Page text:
If it was notable, it wouldn’t be called Classic. The real differentiated value in the technology is that it is completely and utterly objective. “Code is Law” is their guidelines for everything. This has the associated consequence of being open to attack. If it is a completely unregulated ecosystem where there is no intervention, this is clearly a “kick me” sign like we saw with the DAO. There is going to be continuous soft/hard fork software updates to make sure this objective autonomous system remains in place, and each time there will be openings for attack. I would really, really prefer there was someone at the helm. If you go to notable tech on my prior article on EOS, they can freeze functions so that any attack can be disabled almost immediately, and there will be no need for the entire community to go through painful software updates and forking.
This all goes back to decentralization vs. non-decentralization. I am a businessman. This is not a business platform. I would be scared to death to put any of my money into any of their functions, because there is no one who will help me if it was a smart attacker! An attack is a loophole, and developers are fond of finding loopholes.
There is a virtual team behind Ethereum Classic. Igor Artamonov is the CTO, who has been working on the project since November 2016. There looks to be eight developers that are associated with ETCDEV, the development/business arm of Ethereum Classic. Their road map indicates they will be scaling the network through the use of side chains, while also doing what they can to support third parties to develop on the network. If you think of blockchain as a wide array of storefronts on which businesses can develop, I am not sure the offering of “Code is Law” is going to be a strong one versus the many others that can offer higher functionality and security.
This is a proof of work mining environment. People are solving complex equations to be rewarded tokens on the network. Personally, I like this type of system. It provides consistent incentives for sellers to keep working, and the network of people seem to be holding on to it for the prospects of its use cases, exactly like Ethereum holders. There are ICOs that have been developed off of Ethereum Classic, but they are either basic or very new.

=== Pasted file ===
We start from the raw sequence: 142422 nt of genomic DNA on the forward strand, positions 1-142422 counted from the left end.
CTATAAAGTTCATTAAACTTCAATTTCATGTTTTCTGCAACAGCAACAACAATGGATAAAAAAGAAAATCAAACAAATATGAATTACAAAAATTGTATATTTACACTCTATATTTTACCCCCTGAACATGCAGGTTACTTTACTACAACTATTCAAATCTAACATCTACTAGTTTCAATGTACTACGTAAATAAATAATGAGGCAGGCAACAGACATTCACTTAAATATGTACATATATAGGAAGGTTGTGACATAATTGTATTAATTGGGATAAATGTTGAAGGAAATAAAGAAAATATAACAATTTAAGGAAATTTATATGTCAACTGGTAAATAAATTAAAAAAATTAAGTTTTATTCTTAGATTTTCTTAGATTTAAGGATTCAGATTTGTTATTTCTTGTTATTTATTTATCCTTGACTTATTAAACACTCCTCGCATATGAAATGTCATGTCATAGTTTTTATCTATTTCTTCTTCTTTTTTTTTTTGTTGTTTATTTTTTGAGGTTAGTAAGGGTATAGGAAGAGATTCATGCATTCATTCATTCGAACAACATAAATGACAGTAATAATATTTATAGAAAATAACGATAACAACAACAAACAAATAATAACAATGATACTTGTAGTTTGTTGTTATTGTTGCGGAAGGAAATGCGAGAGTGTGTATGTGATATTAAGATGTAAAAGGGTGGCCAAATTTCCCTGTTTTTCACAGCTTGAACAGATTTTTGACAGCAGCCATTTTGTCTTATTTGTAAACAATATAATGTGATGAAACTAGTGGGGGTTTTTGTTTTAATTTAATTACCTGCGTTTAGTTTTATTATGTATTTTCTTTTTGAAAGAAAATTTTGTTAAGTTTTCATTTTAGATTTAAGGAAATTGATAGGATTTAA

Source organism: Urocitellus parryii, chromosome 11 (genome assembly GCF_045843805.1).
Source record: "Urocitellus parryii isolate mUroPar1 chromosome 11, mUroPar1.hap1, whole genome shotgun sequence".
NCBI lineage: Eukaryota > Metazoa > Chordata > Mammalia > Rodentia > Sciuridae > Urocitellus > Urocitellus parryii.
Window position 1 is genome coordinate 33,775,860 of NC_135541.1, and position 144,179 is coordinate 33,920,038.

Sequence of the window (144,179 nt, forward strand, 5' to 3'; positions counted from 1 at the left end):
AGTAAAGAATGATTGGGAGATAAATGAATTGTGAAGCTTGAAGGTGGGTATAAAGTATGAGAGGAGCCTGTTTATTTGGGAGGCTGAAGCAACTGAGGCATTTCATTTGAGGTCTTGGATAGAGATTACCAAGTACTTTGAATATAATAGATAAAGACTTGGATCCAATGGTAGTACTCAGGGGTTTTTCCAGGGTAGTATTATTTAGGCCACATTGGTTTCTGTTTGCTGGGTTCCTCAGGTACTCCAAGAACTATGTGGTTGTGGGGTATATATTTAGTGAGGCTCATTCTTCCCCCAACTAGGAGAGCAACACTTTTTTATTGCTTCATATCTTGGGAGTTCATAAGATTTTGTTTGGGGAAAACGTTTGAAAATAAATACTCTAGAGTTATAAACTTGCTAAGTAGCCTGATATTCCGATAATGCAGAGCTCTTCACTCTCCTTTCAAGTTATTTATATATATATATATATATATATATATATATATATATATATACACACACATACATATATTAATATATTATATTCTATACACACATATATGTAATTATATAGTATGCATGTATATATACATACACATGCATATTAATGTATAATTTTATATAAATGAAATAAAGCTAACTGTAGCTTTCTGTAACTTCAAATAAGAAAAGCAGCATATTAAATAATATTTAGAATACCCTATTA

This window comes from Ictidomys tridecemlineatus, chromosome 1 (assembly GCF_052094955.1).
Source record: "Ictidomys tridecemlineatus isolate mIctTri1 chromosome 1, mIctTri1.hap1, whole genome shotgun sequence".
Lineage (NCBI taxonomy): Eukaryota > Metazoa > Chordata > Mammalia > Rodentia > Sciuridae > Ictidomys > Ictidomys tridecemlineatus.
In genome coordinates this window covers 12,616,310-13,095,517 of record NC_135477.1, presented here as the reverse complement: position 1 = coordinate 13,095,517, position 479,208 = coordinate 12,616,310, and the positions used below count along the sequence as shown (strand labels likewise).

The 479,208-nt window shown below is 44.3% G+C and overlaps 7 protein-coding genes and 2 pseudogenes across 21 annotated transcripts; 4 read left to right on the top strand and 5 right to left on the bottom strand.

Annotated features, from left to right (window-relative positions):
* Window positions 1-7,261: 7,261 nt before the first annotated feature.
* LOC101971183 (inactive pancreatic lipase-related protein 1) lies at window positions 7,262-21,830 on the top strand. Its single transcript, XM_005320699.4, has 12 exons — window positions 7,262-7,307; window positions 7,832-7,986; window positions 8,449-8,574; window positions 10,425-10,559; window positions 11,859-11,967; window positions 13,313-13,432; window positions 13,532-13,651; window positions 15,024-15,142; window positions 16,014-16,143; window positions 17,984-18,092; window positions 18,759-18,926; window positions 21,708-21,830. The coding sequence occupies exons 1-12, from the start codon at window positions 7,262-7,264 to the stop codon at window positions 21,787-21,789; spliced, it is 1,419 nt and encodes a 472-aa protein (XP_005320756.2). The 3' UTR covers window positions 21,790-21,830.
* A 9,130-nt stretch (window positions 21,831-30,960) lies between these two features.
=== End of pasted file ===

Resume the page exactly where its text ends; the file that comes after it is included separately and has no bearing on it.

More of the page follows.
Cardano: The Cardano Daedalus Wallet will be supporting Ethereum Classic coins. This seemed like a groundbreaking development for Ethereum Classic, and a low hanging fruit for Cardano. There is stiff competition in blockchain for wallet share (no pun intended), and the more coins that agree to be supported within a Cardano wallet, the more volume they can control. I wouldn’t exactly call this “Symbiotic”.
I am not interested in this project at all. The key differences are brutal objectivity and non-interference. I could see this coin going through attack after attack, and coin holders really suffering on account of them wanting to have code be the only rule of law. That is completely possible in 10-20 years, but not with outdated software and commercial interests not wanting to invest their funds into a HAL 9000 out of 2001 Space Odyssey.
The DAPP and smart contract business is a cut-throat industry now, make no mistake. Networks are free to develop on, there are VC based incentives to develop on certain platforms, and there is peace of mind knowing that someone could help you if there was a bad actor. The only way that Ethereum Classic could reach its goal of complete objectivity would be through investment and commerce taking place on the platform. Investment and commerce can’t take place on the platform because the platform is designed to have no safety net. That sounds like no business environment I want to be apart of.
None of what I say is a recommendation to buy or sell cryptocurrency… clearly. Please do your own research, and my opinions are based on my own biases that I have developed through research.
Sources: (Microsoft Excel analogy)
Featured image courtesy of Shutterstock.